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Jacobs to begin dialogue on annexation - Dunwoody Crier: In The House

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Jacobs to begin dialogue on annexation

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Posted: Wednesday, March 16, 2011 12:00 am

I received almost 100 e-mails in response to an e-mail message I sent out last week regarding House Bill 428, which is legislation that would create a “path to annexation” for the neighborhoods around Murphey Candler Park, West Nancy Creek Drive, and Silver Lake to join either Chamblee or Dunwoody. Such an annexation would require a resolution of the city council and a referendum of the voters who reside in the area proposed to be annexed.

Those e-mails expressed support by a margin of 3-to-1 in favor of exploring cityhood options for our community. A surprising number of residents also expressed interest in the creation of a new city of Brookhaven. I am open to this option, as well.

HB 428 has accomplished its goal: to kick off a community conversation about the future of our north DeKalb neighborhoods. The bill passed the House Governmental Affairs Committee, but I plan to hold it until the 2012 legislative session so that we can continue the conversation that has been started. In the interim, the legislation will be fine-tuned to suit our community’s needs.

I wish to take this opportunity to correct a false perception that some citizens have regarding cityhood, namely that it is “another layer of government” which necessarily causes “higher taxes.”

Citizens in the city of Dunwoody have a slightly lower tax burden than those of us in unincorporated DeKalb, but receive better services. Taxes in the city of Chamblee are only slightly higher than in unincorporated DeKalb. If you’re over age 65 in Chamblee, you pay no property taxes whatsoever for city services. Chamblee is considering cutting its millage rate this year. Their services are better, too.

What do I mean by “better services?” Let’s consider community policing. First, there’s the anecdotal evidence. If you drive around the Murphey Candler, West Nancy Creek, and Silver Lake neighborhoods, it’s unlikely that you’ll run across a DeKalb County police cruiser. By contrast, it’s a rare day that you’ll drive around Dunwoody or Chamblee without seeing at least one police cruiser.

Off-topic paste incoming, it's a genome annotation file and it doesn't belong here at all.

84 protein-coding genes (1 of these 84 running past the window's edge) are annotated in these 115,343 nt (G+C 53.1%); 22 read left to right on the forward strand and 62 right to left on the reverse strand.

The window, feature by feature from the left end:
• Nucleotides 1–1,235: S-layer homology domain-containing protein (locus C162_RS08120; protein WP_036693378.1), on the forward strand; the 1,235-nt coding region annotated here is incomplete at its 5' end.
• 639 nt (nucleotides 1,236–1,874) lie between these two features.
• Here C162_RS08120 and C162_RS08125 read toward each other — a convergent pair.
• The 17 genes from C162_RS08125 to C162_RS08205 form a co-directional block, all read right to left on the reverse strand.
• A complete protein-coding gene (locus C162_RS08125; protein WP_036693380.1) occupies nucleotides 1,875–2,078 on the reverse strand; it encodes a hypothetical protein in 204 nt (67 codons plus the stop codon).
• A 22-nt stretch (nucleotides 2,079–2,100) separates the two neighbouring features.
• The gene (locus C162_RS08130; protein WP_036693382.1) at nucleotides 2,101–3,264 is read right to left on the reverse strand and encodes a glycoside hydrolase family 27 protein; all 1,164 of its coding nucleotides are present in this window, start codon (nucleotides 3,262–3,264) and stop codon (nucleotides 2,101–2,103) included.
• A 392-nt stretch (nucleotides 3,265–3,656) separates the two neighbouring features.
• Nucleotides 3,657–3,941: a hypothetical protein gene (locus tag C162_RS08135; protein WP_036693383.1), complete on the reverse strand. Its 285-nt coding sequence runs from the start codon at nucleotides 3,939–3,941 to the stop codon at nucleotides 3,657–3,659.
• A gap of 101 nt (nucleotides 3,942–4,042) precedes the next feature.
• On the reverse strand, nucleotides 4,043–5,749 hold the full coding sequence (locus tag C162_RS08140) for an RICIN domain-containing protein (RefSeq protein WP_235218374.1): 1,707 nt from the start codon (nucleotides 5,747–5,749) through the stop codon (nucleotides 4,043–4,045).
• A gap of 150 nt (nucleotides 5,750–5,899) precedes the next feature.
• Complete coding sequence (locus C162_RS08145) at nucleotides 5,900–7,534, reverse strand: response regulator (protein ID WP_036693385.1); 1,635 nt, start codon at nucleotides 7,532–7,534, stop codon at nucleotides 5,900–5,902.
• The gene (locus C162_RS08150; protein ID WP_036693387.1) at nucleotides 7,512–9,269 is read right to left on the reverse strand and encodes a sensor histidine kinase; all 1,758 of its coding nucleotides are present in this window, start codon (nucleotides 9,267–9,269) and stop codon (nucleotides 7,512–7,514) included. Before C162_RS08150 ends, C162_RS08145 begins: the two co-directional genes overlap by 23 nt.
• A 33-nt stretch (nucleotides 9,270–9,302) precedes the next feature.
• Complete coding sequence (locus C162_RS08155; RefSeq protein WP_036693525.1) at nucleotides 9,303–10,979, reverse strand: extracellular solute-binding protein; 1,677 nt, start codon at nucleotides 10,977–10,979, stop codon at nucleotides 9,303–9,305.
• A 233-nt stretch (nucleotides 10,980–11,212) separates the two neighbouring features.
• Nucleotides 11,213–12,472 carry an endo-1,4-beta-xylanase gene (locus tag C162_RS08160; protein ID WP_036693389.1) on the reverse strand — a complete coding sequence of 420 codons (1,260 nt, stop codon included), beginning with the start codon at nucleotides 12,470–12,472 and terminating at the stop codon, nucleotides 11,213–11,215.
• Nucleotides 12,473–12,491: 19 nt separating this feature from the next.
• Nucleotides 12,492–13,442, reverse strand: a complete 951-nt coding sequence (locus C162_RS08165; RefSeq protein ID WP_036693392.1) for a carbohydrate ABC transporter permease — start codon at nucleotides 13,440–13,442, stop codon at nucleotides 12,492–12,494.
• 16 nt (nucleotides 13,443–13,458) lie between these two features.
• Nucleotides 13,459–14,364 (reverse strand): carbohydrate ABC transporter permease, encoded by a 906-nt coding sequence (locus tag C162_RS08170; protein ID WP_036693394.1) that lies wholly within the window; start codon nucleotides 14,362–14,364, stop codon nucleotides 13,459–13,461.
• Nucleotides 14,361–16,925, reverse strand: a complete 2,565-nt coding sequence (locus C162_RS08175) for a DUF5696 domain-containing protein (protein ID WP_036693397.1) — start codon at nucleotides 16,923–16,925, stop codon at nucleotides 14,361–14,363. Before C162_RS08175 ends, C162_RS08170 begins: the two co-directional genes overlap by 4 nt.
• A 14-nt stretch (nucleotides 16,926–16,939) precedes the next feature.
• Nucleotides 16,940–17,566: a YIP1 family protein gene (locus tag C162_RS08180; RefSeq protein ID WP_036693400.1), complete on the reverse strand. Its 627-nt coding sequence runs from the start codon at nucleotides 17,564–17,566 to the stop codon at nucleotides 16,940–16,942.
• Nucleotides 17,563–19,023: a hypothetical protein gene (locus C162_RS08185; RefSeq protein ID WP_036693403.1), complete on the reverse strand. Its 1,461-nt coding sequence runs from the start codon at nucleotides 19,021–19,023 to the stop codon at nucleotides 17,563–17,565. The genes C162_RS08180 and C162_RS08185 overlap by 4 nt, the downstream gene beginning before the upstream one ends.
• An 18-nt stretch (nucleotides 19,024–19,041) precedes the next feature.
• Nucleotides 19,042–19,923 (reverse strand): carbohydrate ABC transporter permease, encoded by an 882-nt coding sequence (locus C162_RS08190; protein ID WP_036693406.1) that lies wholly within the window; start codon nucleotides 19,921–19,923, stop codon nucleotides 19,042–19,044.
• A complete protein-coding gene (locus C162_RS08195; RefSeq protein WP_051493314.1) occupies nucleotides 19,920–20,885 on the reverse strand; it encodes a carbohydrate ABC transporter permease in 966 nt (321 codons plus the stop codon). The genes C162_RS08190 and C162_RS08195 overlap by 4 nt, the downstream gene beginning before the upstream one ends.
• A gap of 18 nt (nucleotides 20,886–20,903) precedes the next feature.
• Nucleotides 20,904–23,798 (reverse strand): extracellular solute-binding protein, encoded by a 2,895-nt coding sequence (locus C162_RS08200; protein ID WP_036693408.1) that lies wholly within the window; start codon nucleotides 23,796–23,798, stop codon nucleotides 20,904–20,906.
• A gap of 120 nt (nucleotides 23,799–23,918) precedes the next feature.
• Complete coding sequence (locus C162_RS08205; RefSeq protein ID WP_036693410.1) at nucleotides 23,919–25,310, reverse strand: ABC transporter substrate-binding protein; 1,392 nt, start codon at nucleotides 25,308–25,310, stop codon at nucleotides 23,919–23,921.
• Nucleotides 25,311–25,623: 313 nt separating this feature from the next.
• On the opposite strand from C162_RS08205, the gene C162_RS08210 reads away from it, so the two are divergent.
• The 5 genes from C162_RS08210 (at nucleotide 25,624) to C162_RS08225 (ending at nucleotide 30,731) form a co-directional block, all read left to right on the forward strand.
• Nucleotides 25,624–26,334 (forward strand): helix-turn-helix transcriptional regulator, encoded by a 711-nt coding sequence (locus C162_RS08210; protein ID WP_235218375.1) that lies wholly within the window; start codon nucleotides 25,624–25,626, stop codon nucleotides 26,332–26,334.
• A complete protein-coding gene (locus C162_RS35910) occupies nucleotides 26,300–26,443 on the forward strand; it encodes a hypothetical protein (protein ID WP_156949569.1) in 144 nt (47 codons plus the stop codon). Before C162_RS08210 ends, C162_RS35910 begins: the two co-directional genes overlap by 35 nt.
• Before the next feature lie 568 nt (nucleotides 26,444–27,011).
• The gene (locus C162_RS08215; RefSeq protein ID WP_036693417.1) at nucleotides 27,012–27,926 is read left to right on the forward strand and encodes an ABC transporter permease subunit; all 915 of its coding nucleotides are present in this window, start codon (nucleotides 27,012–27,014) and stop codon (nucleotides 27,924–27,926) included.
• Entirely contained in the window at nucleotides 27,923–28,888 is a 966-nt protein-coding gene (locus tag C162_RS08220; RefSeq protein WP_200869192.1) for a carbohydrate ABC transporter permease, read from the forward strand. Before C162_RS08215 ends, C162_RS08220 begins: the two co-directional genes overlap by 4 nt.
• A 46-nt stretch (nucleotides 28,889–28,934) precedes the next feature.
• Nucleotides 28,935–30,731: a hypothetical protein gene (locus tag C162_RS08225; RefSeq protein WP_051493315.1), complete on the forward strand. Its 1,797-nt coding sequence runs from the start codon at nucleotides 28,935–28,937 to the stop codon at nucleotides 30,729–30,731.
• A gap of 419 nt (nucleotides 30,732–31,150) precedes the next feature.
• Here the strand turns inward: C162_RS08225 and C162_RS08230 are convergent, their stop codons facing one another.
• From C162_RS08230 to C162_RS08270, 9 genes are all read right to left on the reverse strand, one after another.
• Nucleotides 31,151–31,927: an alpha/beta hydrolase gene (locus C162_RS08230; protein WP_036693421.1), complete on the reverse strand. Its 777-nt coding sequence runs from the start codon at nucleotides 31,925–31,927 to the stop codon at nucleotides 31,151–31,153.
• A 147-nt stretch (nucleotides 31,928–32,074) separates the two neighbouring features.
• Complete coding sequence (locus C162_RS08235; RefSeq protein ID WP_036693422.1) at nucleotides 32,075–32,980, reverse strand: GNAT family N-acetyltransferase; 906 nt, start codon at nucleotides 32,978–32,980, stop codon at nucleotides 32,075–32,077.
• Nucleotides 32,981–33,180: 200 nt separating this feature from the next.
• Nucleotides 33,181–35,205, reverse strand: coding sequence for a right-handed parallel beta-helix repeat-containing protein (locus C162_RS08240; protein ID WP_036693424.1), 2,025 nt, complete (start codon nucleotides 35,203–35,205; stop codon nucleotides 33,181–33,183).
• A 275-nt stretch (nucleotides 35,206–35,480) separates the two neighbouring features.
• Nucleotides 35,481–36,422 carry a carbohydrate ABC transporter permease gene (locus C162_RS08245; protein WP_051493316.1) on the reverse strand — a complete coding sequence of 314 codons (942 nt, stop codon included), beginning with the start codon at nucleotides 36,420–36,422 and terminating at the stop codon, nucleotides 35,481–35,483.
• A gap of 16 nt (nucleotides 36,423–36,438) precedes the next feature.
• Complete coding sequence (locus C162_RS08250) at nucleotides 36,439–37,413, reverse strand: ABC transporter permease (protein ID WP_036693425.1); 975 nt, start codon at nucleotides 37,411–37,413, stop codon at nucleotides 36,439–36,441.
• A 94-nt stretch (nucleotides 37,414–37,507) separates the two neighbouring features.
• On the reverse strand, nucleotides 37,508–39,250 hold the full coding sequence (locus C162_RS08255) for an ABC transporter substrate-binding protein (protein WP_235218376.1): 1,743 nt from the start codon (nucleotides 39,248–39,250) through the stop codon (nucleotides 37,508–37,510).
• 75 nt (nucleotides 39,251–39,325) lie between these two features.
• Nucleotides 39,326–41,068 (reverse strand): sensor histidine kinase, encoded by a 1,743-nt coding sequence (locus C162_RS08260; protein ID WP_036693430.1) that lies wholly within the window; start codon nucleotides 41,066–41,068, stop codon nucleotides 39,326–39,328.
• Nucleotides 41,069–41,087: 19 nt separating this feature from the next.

This anecdotal evidence is borne out by data. Prior to Dunwoody’s incorporation, the area within its current city limits contributed approximately $13.1 million of DeKalb County’s annual police budget. In return, DeKalb placed one or two active patrols in Dunwoody on any given shift. In the year after its incorporation, the new city of Dunwoody’s entire annual police budget was approximately $5.1 million. For this amount, they were able to run at least seven active patrols on any given shift.

Cities are not another layer of government. If a city provides a service, that service is not provided by the county. It’s an either-or situation, not both. Sometimes a city will contract with the county for certain services, as is the case with sanitation in Dunwoody. However, a well-managed city will keep costs down by providing those services that it can furnish more efficiently than the county, while contracting out for those services that the county provides more efficiently. It’s the best of both worlds.

Lastly, cityhood means that your elected representatives will live in or near your neighborhood, rather than clear across the county. The elected officials in your “local government” would be exactly that: local. It says something about the scale of our “local” DeKalb County Government that everyone in the Murphey Candler, West Nancy Creek, and Silver Lake neighborhoods lives closer to their state representative (and state senator, for that matter) than any county commissioner. A city would bring this to an end.

From now through the 2012 legislative session, I plan to continue this conversation, neighborhood by neighborhood. I already have scheduled two neighborhood meetings — with the Murphey Candler Homeowners Association and Byrnwyck Community Association — to discuss cityhood. Please let me know at repjacobs@comcast.net or (404) 441-0583 if you would like to schedule such a meeting.

Our neighboring cities are more efficient, furnish better services, and because they are conservatively managed, enjoy a similar or lower tax burden compared to what we pay. Citizens have made it clear that they’re interested in exploring municipal options for our community. I look forward to continuing this conversation.

State Rep. Mike Jacobs (R-north DeKalb) represents Brookhaven and the neighborhoods surrounding Murphey Candler Park and Silver Lake in the Georgia House of Representatives.

© 2016 Dunwoody Crier. All rights reserved. This material may not be published, broadcast, rewritten or redistributed.

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